Same language, different ballgame

I asked at reception for a plaster. The young woman at the desk shot me a blank look and shifted uncomfortably in her chair before giving a little cough and asking if I’d like an elastic band.

[dropcap]T[/dropcap]his piece is for anyone who’s ever thought that speaking the same language guarantees you’ll be understood! You can find it over at Expat Quotes, a website dedicated to providing relevant information for expats and international travellers. Have a read and a laugh at my expense, and be sure to leave a comment about any misunderstandings you’ve encountered…

Whitby Shores, Whitby, Ontario

By Aisha Ashraf

An autistic Irish immigrant in a cross-cultural marriage, Aisha Ashraf is the archetypal outlander, writing to root herself through place and perspective. Published in The Rumpus, The Maine Review, River Teeth, HuffPost and elsewhere, her work explores the legacy of trauma, the nature of being an outsider and the narrow confines of belonging. She currently lives in Canada.


  1. Ha, ha! Remind me of calling to make an appointment with my family doctor when I first arrived in Canada. “What time’s surgery?” I asked in all innocence. “Surgery? You want surgery?” replied the astonished receptionist. 🙂 I’ve just finished reading “Single in the City” by Michele Gorman and she has some equally wonderful examples of linguistic misunderstandings going the other way (North America—>UK).

  2. A plaster? That’s a new one on me! When I moved to Dubai I was surrounded by so many different cultures… including several ‘English’ speaking ones, who used some crazy words for things I thought were the same the world over. Not so! I’ll never forget the day I was chatting with a friend from Kenya who invited me for lunch. I was wearing shorts so I said, “Let me just go and get some pants on.” She looked at me puzzled and then burst out laughing. ‘Pants’ to her was ‘underwear’ and what I should have said in her vernacular was ‘trousers’. I started to go to bries instead of barbeques, wore running shoes instead of sneakers and dropped over to the neighbors (from Zimbabwe) for a ‘dop’ at happy hour. Putting things in the ‘bin’ took on a whole new meaning… and, dont’ get me started on the great Craic we had!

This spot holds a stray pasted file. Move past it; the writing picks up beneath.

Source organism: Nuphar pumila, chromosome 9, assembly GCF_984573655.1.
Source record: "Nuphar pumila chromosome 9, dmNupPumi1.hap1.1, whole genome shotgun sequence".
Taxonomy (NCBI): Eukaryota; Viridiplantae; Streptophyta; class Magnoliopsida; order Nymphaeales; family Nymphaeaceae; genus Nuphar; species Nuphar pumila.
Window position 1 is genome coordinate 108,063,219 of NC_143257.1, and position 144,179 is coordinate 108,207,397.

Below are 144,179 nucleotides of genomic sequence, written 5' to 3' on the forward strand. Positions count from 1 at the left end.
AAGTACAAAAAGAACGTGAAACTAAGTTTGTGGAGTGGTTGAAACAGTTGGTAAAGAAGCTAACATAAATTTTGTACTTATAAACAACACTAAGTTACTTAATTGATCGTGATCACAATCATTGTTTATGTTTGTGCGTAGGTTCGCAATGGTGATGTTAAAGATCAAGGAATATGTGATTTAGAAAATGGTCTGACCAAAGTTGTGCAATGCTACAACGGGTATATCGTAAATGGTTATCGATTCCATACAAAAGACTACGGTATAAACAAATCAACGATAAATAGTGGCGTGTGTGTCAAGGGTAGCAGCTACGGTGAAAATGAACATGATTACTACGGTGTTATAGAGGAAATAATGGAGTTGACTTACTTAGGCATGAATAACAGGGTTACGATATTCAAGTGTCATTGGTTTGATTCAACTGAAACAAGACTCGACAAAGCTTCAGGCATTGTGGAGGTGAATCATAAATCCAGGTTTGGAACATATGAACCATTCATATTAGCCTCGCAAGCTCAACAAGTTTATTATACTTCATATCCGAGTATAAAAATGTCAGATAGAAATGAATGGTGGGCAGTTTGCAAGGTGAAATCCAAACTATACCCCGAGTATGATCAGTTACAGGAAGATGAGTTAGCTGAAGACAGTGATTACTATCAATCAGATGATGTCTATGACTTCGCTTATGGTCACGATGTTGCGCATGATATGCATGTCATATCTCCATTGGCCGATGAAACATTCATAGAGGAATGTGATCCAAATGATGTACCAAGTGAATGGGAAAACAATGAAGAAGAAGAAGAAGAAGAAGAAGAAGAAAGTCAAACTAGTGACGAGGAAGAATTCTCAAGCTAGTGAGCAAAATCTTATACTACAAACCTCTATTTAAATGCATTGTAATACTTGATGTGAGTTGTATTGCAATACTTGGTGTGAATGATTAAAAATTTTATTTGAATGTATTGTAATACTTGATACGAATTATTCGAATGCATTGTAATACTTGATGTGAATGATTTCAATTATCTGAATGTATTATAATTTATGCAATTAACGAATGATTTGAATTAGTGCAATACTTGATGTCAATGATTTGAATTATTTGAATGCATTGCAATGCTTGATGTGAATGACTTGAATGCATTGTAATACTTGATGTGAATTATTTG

Happy chatting!
    Anne 🙂

    1. Ever since a meeting with my eldest daughter’s teacher in which she commented on the temperature and her regret at not wearing pants, *snorts from behind tightly clamped hand* we have consistently enquired as to whether Mrs N remembered her underwear today – much to J’s weary annoyance!
      What’s a “dop”? Is it the same thing as a “drop” (of the strong stuff)?

  3. So true! I have had the same problem in Jamaica, although no longer. I used to put on a Cockney accent and call my work colleagues “mate” sometimes, for a laugh… Didn’t Churchill or someone say that the U.S. and England were two countries “divided by a common language”? When we were in Australia, it was even worse! Not so much accent, but so many funny words and expressions!!

  4. I’m a bit late into this discussion. I am a Canadian and mentioned to a South African while touring in Switzerland after a busy day that “my dogs were barking”, which meant that my feet were sore. He was quite surprised when I explained it to him.

    1. I’ve never heard that one before! Thanks for sharing it with us. I get comments from so many Canadians in far-flung corners of the world; you guys sure love to travel but you always come home 🙂 Now, after living here for over two years, I can see why…

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